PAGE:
In which I explore dealing with trolls, anger, taking offense, flaming and reasons to find tolerance, forgiveness and appreciation, even amongst a**holes, myself included.
One of our senior editors, Frank Ranelli, wrote me, observing that we've had a lot of new visitors, coming to the site for specific issues, and that among them, some have been, well, let me just cite his words;
"I have noticed an up swing in one-hit-wonders, people joining simply to be provocative or insulting and then disappear -- using silly and bizarre pseudonyms -- or to disparage and degrade authors through juvenile tirades and ad hominem salvos."
Frank goes on to observe that the majority of them come to the site to discuss one issue, and comments:
...this angry zealotry and enragement they portray "" toward anyone who is not in favor of ******* "" is distasteful at best and vile at its worst.
And Frank reports that he's deleted and or flagged some nasty remarks. I've done the same as have a good number of our other editors-- all volunteers, by the way.
Frank asked my thoughts on the matter and I thought my reply might interest you, our readers. My response started with web oriented thoughts and moved into a more philosophical realm, based in part, on my years of reading classics and philosophy, and the quotations I've collected on human flaws and foibles. First, some thoughts, then some quotes, with my favorite one last.
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It's a mixed blessing, drawing new visitors to OpEdNews here. They add to traffic, DO read other articles and even contribute to support the site financially. But some are idiots and some are trolls.
Our traffic is WAY up this month. I'm talking 25-40% by some measures. That's huge and means we'll probably have at least 100,000 more unique visitors than ever before-- probably over 600,000. That probably means at least 400,000 new people.
Statistically, if you encounter hundreds of thousands of new people, some of them will be totally mentally ill, some will be crude, some will be brilliant and wonderful additions to the community and some will be combative or impulsive, angry trolls.
Some of the mentally ill will be wonderful additions to the community... at least most of the time.
Over the years, I've come to believe that people's flaws often contribute to, or are even essential to what makes them special. Actually, it's one of the gifts of being alive, to make the most of what you have, to find gifts in adversity, in the cast of the dice you are thrown.
I can't take credit for figuring this out. As a quotation collector, I've encountered some wonderful ways of thinking about this. They've helped me to become more tolerant of myself and others. Further down in the article, I'll share partial listing of quotes from my "FLAWS" file of quotations. I'll save my favorite for last.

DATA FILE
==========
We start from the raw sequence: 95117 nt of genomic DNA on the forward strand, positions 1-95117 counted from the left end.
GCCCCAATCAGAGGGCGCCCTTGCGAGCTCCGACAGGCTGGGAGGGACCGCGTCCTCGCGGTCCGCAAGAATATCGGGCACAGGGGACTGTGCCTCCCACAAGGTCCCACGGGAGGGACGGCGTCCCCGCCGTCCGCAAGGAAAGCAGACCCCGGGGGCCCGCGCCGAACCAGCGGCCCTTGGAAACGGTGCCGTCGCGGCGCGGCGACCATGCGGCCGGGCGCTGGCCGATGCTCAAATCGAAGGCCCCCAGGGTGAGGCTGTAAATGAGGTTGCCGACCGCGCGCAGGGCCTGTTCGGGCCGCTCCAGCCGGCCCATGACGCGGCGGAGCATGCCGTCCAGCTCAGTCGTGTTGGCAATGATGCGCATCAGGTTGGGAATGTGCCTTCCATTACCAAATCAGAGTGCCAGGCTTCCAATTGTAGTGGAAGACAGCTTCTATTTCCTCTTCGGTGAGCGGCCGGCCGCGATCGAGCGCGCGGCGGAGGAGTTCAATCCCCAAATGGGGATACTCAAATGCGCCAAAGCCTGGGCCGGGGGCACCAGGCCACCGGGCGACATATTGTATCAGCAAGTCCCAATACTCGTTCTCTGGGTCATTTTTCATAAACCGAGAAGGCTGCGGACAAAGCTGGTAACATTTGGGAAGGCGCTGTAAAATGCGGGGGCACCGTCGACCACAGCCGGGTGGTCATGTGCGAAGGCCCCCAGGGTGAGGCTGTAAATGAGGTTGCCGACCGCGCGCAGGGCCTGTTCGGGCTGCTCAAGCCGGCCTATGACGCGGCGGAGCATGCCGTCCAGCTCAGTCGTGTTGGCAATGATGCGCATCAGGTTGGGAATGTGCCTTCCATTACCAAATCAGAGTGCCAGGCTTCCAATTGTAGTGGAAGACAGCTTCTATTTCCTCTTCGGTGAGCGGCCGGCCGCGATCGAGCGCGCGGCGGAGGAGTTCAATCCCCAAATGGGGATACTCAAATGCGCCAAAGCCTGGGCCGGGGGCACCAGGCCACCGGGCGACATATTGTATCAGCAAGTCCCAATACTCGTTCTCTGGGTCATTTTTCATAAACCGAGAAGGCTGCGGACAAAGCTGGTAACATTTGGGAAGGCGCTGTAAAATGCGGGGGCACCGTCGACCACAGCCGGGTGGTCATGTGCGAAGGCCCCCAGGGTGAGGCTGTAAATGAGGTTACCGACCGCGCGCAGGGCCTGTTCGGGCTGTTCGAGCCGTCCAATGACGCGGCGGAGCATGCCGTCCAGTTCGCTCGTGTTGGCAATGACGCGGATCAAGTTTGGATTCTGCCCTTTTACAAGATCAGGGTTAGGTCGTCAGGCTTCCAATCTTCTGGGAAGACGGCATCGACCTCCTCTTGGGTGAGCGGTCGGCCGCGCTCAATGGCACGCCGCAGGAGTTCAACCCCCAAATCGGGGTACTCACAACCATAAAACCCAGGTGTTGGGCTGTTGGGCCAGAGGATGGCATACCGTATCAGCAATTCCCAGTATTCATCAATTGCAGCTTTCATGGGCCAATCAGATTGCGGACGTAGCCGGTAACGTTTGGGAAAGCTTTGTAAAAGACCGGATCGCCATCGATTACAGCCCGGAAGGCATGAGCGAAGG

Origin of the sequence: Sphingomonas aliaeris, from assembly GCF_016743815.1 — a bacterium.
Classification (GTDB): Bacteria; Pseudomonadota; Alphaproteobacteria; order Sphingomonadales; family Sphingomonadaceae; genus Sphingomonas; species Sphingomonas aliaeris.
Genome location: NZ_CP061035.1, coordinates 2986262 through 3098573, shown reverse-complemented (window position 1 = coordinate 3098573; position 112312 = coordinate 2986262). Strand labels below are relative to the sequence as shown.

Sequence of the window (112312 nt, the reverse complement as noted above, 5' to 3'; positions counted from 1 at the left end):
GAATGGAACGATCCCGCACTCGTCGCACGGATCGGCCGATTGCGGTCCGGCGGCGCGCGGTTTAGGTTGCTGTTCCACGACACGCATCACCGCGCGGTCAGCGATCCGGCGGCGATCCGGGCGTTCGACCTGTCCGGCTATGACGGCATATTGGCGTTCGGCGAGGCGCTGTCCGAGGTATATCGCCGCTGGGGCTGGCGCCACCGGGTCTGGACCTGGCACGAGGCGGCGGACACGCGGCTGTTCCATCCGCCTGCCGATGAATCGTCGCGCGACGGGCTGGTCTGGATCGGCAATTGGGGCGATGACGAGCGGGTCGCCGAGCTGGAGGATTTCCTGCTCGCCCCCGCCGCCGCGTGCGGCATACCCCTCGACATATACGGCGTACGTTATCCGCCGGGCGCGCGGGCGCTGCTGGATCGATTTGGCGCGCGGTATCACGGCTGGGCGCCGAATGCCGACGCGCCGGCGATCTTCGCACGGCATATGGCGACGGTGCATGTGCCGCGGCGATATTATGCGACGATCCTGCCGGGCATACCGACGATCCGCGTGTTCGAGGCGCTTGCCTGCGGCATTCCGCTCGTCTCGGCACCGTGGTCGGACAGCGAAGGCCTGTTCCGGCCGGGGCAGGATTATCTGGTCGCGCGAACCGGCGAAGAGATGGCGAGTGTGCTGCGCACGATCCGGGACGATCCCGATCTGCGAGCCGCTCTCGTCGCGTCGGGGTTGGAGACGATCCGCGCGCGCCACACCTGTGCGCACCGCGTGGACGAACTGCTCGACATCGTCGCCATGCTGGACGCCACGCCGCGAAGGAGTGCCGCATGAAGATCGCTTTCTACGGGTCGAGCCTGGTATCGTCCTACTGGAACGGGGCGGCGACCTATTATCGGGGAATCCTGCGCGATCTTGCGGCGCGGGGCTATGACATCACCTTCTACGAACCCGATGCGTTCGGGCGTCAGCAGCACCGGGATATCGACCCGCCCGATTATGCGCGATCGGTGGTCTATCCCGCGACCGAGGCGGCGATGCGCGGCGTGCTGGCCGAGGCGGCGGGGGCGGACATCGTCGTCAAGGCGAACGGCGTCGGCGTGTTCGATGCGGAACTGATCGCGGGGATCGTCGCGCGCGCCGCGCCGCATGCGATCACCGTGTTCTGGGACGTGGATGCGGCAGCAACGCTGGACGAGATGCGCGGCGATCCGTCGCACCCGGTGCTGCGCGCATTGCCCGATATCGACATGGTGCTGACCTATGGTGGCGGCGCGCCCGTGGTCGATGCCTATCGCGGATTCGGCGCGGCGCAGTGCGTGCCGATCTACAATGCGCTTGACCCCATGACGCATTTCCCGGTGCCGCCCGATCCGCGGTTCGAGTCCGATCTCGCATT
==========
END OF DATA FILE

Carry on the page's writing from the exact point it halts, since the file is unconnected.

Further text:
First, I want to admit that I can have a temper. When I was a teenager, I was actually proud of it and would rationalize that it was better to express anger than to bottle it up since then, I've learned that it is better to not fan the flame of anger, to develop into being a less combustible person. That means that you don't take offense as easily.
There are some people who take offense far too readily. They've established a very low threshold and once that threshold is passed, they may go ballistic or they may merely burn on the inside, perhaps cutting off conversation or even severing relationships with colleagues, friends or family.
Others are so much more tolerant that the words or action or inaction that set off the taking of offense by someone with a low threshold do little or nothing. These high "taking offense threshold" people go through life with far greater equanimity.
Part of the gift comes from being more secure in their selves, in who they are, being more comfortable in their skins. Part of the gift comes from relating to the world free from anger-- anger simmering just below the surfact, that's ready to be ignited and inflamed by the slightest provocation.
Actually, some people are fire eaters. They look for and enjoy the conflict and uproar, so they seek it out and provoke it. I pity them, but generally also ban them from this site and from my life. They need to find their entertainment elsewhere.
But there are so many people who are souls in progress, who do not seek to engage in conflict. They are passionate people who lose it for a moment. As a website administrator, it's not that hard to tell the difference if a person has been a regular on this website. I can go to his or her archive, check out the comments he or she has posted and see if there has been a history of genuine conversation and dialogue or simply a few or many offensive, rude, netiquette violating postings.